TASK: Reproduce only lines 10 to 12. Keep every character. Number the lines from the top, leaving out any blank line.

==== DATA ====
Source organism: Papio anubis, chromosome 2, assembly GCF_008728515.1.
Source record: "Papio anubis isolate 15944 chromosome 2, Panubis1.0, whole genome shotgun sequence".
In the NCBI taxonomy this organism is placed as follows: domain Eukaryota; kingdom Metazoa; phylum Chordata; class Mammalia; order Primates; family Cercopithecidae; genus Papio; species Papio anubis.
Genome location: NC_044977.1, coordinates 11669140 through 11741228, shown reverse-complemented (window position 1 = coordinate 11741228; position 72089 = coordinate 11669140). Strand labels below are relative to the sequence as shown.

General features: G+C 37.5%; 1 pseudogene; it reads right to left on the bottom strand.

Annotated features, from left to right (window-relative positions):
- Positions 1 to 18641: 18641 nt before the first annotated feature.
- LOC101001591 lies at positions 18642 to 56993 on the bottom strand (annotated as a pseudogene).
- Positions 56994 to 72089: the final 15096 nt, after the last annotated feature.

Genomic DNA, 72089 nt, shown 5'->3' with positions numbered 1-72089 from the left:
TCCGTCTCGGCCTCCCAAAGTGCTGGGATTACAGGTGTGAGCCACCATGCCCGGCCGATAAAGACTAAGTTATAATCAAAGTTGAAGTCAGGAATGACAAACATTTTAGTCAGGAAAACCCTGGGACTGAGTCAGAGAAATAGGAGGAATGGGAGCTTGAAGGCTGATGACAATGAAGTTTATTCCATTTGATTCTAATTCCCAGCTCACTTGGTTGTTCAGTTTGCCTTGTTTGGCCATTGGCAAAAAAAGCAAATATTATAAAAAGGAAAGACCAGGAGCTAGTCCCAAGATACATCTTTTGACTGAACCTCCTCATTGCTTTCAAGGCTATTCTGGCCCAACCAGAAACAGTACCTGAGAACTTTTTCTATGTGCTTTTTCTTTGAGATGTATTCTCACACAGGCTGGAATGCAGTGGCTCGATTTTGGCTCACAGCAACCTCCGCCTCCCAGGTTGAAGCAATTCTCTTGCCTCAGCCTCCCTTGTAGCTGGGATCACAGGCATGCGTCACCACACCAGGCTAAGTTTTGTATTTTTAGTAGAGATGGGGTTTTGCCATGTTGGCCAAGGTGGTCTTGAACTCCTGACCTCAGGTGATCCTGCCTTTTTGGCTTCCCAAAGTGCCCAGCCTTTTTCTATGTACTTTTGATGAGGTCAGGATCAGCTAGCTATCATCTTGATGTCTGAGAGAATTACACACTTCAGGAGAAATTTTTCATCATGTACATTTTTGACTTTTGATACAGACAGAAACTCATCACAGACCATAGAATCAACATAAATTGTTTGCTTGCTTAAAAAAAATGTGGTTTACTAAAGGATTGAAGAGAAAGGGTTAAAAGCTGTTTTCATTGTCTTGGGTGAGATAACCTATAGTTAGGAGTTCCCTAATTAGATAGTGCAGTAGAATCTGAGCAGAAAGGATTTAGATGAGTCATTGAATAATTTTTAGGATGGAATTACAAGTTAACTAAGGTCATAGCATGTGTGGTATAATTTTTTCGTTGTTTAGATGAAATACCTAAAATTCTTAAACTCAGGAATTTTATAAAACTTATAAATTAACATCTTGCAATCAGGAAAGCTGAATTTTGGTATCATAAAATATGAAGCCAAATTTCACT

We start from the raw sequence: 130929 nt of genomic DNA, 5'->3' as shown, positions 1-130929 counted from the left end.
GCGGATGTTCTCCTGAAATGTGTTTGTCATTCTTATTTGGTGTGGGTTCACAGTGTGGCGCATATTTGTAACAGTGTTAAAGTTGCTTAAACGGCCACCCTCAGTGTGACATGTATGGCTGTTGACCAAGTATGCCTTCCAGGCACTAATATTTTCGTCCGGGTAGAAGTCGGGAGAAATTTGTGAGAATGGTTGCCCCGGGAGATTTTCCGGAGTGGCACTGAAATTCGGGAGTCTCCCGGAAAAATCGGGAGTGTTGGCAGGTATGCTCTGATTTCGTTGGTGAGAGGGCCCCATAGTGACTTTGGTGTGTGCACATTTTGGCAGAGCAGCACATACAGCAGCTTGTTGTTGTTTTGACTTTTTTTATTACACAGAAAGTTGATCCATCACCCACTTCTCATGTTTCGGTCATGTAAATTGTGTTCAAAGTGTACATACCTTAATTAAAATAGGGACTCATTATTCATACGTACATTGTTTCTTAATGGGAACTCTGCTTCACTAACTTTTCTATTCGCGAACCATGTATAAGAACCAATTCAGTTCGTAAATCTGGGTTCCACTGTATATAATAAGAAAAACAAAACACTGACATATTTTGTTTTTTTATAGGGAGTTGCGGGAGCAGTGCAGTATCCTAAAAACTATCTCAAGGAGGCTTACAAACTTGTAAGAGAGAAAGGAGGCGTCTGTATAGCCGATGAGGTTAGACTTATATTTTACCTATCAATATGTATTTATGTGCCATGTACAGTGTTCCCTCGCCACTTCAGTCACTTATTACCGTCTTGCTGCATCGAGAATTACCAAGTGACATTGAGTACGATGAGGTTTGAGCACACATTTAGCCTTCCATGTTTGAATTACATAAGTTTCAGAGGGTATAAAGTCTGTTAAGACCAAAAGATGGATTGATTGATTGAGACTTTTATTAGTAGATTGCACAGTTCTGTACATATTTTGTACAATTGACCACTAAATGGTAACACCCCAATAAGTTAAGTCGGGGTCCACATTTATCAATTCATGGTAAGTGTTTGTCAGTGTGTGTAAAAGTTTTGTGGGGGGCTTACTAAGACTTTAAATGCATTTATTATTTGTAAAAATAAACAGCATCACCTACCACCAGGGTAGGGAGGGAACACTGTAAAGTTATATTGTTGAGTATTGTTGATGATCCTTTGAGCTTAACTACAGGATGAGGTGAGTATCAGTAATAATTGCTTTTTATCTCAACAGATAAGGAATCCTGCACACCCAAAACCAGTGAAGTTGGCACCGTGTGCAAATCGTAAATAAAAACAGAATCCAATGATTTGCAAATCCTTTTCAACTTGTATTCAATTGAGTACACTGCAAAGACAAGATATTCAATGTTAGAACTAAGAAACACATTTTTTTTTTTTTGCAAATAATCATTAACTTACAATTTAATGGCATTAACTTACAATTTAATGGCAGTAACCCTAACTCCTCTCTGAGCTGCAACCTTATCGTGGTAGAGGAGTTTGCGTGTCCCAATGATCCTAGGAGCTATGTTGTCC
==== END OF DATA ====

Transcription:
Genomic DNA, 72089 nt, shown 5'->3' with positions numbered 1-72089 from the left:
TCCGTCTCGGCCTCCCAAAGTGCTGGGATTACAGGTGTGAGCCACCATGCCCGGCCGATAAAGACTAAGTTATAATCAAAGTTGAAGTCAGGAATGACAAACATTTTAGTCAGGAAAACCCTGGGACTGAGTCAGAGAAATAGGAGGAATGGGAGCTTGAAGGCTGATGACAATGAAGTTTATTCCATTTGATTCTAATTCCCAGCTCACTTGGTTGTTCAGTTTGCCTTGTTTGGCCATTGGCAAAAAAAGCAAATATTATAAAAAGGAAAGACCAGGAGCTAGTCCCAAGATACATCTTTTGACTGAACCTCCTCATTGCTTTCAAGGCTATTCTGGCCCAACCAGAAACAGTACCTGAGAACTTTTTCTATGTGCTTTTTCTTTGAGATGTATTCTCACACAGGCTGGAATGCAGTGGCTCGATTTTGGCTCACAGCAACCTCCGCCTCCCAGGTTGAAGCAATTCTCTTGCCTCAGCCTCCCTTGTAGCTGGGATCACAGGCATGCGTCACCACACCAGGCTAAGTTTTGTATTTTTAGTAGAGATGGGGTTTTGCCATGTTGGCCAAGGTGGTCTTGAACTCCTGACCTCAGGTGATCCTGCCTTTTTGGCTTCCCAAAGTGCCCAGCCTTTTTCTATGTACTTTTGATGAGGTCAGGATCAGCTAGCTATCATCTTGATGTCTGAGAGAATTACACACTTCAGGAGAAATTTTTCATCATGTACATTTTTGACTTTTGATACAGACAGAAACTCATCACAGACCATAGAATCAACATAAATTGTTTGCTTGCTTAAAAAAAATGTGGTTTACTAAAGGATTGAAGAGAAAGGGTTAAAAGCTGTTTTCATTGTCTTGGGTGAGATAACCTATAGTTAGGAGTTCCCTAATTAGATAGTGCAGTAGAATCTGAGCAGAAAGGATTTAGATGAGTCATTGAATAATTTTTAGGATGGAATTACAAGTTAACTAAGGTCATAGCATGTGTGGTATAATTTTTTCGTTGTTTAGATGAAATACCTAAAATTCTTAAACTCAGGAATTTTATAAAACTTATAAATTAACATCTTGCAATCAGGAAAGCTGAATTTTGGTATCATAAAATATGAAGCCAAATTTCACT

We start from the raw sequence: 130929 nt of genomic DNA, 5'->3' as shown, positions 1-130929 counted from the left end.